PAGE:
6) Don't wish for a specific person... they have to want to be in your life!
7) Don't wish for someone to change - wish instead for you to change emotionally.
8) Do believe you're worthy of your wishes.
9) Don't become too attached to your wishes, as the Universe might have a better idea for you than the one you have in mind. Release your desires.
If you want to know more, Yasmin's website is www.moonology.com (I have no connection to Yasmin, by the way; I'm just passing on ideas which have helped me connect with Nature.)
Keep an eye on the Moon and notice your emotions/feelings during the next week. I'm not sure if you have to keep your wishes/intentions secret, so I won't share mine, but you can probably guess the theme. The second instalment will cover the First Quarter Moon and the Gibbous Moon: time to commit & stay on course...
MARY COLWELL, 56
Writer and Producer
Born in Germany (as my dad was doing National Service), but grew up in Stoke-on-Trent. Now living in Bristol.
How did you CONNECT with Nature?
My dad used to take me walking in the Peak District near Stoke-on-Trent. I loved the rough moorland areas around the Roaches as well as the softer White Peak with its limestone cliffs. One day we broke open a chunk of limestone and inside was a perfectly preserved shellfish. I still remember feeling overcome by the wonder that I was the first person to see this creature. I also remember being astonished that something that lived in the sea was now in a rock in a place about as far from the sea as you can get. That was the spark that sent me on to do a degree in geology and find out more about life on earth.
How did you EXPLORE Nature?
I came to backpacking and camping late – in my 20s – but have spent so much time out since then, including exploring the Himalayas, S America and the British Isles. I was also lucky enough to work for the BBC Natural History Unit and travelled to many places filming wildlife. Whether for work or for pleasure, exploring nature is always rewarding, and it doesn’t have to be on the savannah or in a rainforest – there is as much wonder at home. Seeing the winter starling roost over the Somerset Levels is hard to beat anywhere. And it was hearing and seeing curlews camping in Scotland that set me on a journey to find out more about them, and eventually to work towards their conservation.
How did you FLOURISH in Nature?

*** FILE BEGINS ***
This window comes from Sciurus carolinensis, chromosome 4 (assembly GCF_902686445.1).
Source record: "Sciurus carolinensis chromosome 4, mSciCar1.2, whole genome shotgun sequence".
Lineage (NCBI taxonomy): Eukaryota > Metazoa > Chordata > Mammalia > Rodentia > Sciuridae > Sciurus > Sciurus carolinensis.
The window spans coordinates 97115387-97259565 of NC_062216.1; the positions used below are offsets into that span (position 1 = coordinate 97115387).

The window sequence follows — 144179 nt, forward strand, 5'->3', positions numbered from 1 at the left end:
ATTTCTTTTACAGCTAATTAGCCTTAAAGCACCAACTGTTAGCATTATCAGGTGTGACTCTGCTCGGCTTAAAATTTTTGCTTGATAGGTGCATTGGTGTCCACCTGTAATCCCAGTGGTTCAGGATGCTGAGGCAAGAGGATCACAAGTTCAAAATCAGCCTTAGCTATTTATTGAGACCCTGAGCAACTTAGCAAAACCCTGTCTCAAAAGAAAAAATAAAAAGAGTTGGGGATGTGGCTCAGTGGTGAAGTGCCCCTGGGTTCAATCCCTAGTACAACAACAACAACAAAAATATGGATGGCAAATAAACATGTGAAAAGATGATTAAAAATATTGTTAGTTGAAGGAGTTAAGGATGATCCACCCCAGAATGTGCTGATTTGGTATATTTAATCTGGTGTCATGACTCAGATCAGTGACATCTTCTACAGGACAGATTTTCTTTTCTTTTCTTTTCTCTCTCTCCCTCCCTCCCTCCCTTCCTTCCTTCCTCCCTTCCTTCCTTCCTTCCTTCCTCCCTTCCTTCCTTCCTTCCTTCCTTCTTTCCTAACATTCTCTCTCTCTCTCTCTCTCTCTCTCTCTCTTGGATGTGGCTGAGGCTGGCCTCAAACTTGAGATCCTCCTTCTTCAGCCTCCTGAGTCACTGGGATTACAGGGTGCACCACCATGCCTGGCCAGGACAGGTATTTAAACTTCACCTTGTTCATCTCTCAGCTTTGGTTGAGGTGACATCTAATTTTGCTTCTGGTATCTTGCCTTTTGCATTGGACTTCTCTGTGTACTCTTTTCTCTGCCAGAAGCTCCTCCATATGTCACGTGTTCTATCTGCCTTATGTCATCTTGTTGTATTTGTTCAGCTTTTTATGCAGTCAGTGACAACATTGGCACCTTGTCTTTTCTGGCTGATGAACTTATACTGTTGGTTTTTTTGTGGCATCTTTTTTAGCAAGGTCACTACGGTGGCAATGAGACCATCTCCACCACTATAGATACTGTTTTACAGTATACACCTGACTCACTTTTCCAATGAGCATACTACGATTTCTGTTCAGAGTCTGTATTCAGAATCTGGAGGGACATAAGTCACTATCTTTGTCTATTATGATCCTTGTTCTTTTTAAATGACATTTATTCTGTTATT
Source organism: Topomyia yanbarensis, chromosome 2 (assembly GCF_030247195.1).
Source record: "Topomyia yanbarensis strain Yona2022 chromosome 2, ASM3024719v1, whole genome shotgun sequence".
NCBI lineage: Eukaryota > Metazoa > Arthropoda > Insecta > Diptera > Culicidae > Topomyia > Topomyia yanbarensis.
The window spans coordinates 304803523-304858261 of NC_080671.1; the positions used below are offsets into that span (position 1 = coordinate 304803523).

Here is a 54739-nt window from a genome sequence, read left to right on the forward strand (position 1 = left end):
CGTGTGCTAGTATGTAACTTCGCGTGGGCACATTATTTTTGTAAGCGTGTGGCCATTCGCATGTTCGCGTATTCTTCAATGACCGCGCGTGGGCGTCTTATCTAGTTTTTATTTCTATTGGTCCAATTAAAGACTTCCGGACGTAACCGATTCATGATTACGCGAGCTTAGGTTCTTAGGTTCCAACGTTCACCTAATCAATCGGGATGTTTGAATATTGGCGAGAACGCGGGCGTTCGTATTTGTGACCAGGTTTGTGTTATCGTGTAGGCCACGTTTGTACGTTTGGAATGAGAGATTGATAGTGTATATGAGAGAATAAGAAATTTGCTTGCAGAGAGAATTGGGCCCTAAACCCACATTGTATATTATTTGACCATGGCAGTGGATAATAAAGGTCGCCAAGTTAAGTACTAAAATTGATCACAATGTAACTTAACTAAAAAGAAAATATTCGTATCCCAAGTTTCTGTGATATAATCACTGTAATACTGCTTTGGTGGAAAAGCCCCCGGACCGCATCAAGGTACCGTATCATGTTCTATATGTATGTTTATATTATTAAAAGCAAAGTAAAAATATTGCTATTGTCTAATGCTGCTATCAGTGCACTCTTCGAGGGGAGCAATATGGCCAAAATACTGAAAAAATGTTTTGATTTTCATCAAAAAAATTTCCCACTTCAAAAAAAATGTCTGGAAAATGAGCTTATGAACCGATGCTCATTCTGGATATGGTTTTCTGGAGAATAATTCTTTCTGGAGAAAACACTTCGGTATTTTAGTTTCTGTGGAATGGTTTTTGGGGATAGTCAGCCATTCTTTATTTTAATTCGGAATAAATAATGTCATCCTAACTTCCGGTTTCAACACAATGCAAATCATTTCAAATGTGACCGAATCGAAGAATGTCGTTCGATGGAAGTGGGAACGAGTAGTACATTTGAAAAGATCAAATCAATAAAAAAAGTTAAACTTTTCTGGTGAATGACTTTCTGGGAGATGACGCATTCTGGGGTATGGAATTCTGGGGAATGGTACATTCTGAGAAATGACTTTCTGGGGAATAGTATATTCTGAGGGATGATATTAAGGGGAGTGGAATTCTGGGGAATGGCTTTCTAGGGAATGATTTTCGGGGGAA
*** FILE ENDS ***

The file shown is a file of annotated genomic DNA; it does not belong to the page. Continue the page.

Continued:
On a work trip to California I came across the Muir Woods National Monument and spent a few hours wandering around. I had never heard of John Muir, but along the walkway were quotes from his books. It was like meeting a great teacher. Muir’s merging of spirituality and nature was inspirational. I bought every book I could find and have loved reading his work ever since. He inspired me to spend some years working with the Catholic Church encouraging a re-connection with nature. After all some of the world’s most diverse habitats sit within Catholic countries – the Amazon, the Philippines, large areas of sub- Saharan Africa, the Congo, etc. Our spiritual lives are fed by nature, we are challenged and nourished by it.
How do (and will) you DISPERSE your positive experiences of NATURE?
I worked with the Catholic Church. I also went on a 500-mile walk for curlew conservation to raise awareness about their decline. As a result of the walk I organised, with others, two conferences on curlews and am in the process of setting up a third in Wales. I also made many programmes on nature and conservation with the BBC. I wrote a book on John Muir and am writing the book of the curlew walk now. I also write articles.
"When we contemplate the whole globe as one great dewdrop, striped and dotted with continents and islands, flying through space with other stars all singing and shining together as one, the whole universe appears as an infinite storm of beauty." John Muir
Have you been responsible for CONNECTING someone in particular (or a group of people) to Nature and what have they gone on to do, or plan to do?
The curlew conferences resulted in curlew conservation groups being established which have put in place measures to protect the birds this year. I launched a petition to get a GCSE in Natural History established, to help re-connect young people with nature and learn about the life that is around them. This year I am co-organising the New Networks for Nature conference which is held in Stamford in Lincs – it brings together scientists, conservationists, writers, artists, musicians, poets – anyone who wants to explore nature in different ways. I also hear from people that some of the lectures I gave on faith and nature inspired people to get involved with conservation. Sometimes it is hard to know what happens when you put yourself out there – but I feel sure good things come out of reaching out to people.